A major risk: what liberal arts students can learn from Birdman
As a senior Media, Culture and the Arts major at a tiny liberal arts school in what Forbes calls the most overpriced city in the U.S., the questions I'm asked most often are: “How do you like New York?” “What are you going to do with that major?” I’m sure other King’s students can relate to this. It’s confusing to the point where we start to question our choices. Many of my friends are nurses by now, living in their own (read this) houses. I could have done the same thing. Then the comment from my grandmother that “We always need nurses!” could apply to me too. But I’m doing something different; I'm pursuing a different path. And sometimes I wonder if the world needs more of me. In the film "Birdman" (2014), Riggan Thompson (Michael Keaton) wonders the same thing. What makes him different? What makes it worthwhile to risk everything for what he loves? He’s an actor – what makes his art worth it? I won’t repeat all the colorful plot details of the Golden Globe winner (Best Actor, Best Screenplay), but in summation, former cinema superhero Riggan attempts to revamp his career and his familial relationships by writing, directing and acting in a Broadway production. He hopes that this risky venture will help him prove, both to others and to himself, that he is a genuine artist and not merely a floundering, out-of-date amateur.
Throughout the film, Riggan is plagued with questions from his popular, charismatic and lucrative alter ego, Birdman, until he nearly kills himself. Birdman is simultaneously the force driving him to create his show and his worst critique. He is pressured to go back to making easy entertainment instead of fighting to make vulnerable, under appreciated art. It seems as though wherever he turns, things are going wrong, from interactions with his estranged daughter to the ups and downs of creating his show. In it's brutally honest depiction of an individual struggling with competing desires, Mexican director Alejandro G. Iñárritu’s ("Biutiful," "Babel") latest film relays something important about faith and the road less traveled that resonates with anxious King’s students.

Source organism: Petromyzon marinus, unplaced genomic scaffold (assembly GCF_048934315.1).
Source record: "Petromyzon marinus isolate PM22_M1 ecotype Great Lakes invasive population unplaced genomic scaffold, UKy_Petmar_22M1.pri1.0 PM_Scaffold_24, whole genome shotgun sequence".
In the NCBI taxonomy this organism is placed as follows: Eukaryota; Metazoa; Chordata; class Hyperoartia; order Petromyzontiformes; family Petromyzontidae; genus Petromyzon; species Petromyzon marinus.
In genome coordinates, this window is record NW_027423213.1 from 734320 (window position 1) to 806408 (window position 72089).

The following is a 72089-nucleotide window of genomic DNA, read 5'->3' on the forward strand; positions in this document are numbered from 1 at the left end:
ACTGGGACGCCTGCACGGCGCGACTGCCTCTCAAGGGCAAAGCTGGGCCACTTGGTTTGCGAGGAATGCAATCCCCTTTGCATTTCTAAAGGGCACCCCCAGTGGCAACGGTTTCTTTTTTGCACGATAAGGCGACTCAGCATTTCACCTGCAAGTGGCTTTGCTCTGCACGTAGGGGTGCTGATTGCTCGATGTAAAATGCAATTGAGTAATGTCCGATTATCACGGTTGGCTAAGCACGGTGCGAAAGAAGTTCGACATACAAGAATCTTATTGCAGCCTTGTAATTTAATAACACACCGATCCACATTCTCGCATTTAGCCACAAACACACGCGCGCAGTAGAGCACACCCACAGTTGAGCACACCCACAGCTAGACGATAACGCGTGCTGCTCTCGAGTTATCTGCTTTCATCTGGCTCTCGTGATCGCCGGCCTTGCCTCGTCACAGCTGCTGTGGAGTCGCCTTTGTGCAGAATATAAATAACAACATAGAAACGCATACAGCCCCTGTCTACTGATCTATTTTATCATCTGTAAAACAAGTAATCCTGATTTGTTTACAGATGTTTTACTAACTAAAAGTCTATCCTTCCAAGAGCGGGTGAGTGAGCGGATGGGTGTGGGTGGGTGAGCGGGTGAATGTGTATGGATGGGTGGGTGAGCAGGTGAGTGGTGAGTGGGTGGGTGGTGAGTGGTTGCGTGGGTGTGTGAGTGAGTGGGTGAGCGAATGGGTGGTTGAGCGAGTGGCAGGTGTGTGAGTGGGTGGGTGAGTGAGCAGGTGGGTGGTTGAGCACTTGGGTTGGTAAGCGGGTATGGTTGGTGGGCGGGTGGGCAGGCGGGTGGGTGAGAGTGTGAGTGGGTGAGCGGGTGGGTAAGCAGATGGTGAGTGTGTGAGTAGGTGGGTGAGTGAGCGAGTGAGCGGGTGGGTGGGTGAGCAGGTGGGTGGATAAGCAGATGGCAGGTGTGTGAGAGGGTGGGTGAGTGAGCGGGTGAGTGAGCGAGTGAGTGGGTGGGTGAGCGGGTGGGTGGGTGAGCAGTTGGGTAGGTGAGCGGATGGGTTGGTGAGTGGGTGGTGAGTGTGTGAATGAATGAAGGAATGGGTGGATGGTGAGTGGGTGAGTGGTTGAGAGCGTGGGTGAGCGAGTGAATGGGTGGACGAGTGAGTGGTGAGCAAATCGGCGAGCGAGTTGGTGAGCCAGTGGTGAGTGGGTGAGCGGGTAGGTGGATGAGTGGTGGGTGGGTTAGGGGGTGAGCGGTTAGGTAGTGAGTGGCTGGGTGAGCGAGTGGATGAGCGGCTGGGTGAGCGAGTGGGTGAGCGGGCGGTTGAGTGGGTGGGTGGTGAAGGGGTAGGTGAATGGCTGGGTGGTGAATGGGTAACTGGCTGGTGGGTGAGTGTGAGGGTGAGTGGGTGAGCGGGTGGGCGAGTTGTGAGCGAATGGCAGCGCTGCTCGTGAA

Whether the above question about my career is asked excitedly or cynically, I have probably answered it a thousand times. The problem is, sometimes I forget the answer and wonder if I ever really knew it. I forget, as Riggan did, why I go out “on stage” every day. Competing desires within me pull me in different directions. And when I do go out on stage (i.e. go to class), I am sometimes laughed at for pursuing a major with no clear-cut career results. Friends back home ask, “You watch movies for class?” Intentionally or not, they usually put me into the you-have-easier-classes-so-of-course-you-like-them category.
Sure, sometimes my classes feel easy because I love them so much, but then I have to explain why I do it, and that’s the hard part. Most King’s students can’t predict what exactly we will do when we graduate. Riggan may seem insane (he does talk to himself fairly often and walk through Times Square in his whitey tightys), but he remains faithful to his craft and dedicated to his artistic pursuits.
Faith is the evidence of things unseen. Studying (or practicing) the humanities requires faith. It requires faith not only in your art, but faith that any art could be worth doing. When is it more than a hobby? When is it worth four years of education and hefty tuition prices? Regardless of major, all King’s students are breaking the mold. We are different people at a different kind of school in a different kind of place. We don’t even have dorms, for crying out loud! So why take this idiosyncratic leap of faith?
“You risk nothing….this play cost me everything,” says Riggan to a heartless theater critic. Riggan speaks from the depths of our great city. New York City is a place that demands more than just an answer to Hamlet’s famous question. Once you, as Riggan does, decide “to be or not to be,” you must then decide how to be it. King’s, after all, has been known to say that education is not telling us what to think, but rather how to think.
Sure, not all of us know exactly what we will do when we graduate. We don't have a clear blueprint for our futures. We don’t know what our job titles will be, but we can know the kind of person we hope to be in them. Maybe that’s part of understanding Birdman’s subtitle, “the unexpected virtue of ignorance.” Maybe that virtue is faith. Isn’t that the essence of our relationship with God? If we knew exactly what would happen in the future, it wouldn’t be faith but pure reason. If Riggan lived on reason, he would have taken the money from his blockbuster action movies and never risked another moment of his talent. But he knew there was something else in the world, something worth pursuing (though more difficult to explain). I think most King’s students share that epiphany. It just might take a quirky film about a great artist haunted by a mediocre entertainer in a bird suit to remind us that hope is indeed a thing with feathers. The film closes with an epigraph by Raymond Carver, the writer Riggan risks so much to perform for:
And did you get what / you wanted from this life, even so? / I did. / And what did you want? / To call myself beloved, to feel myself / beloved on the earth.
King’s students, if you want to be beloved, you already are. Have faith.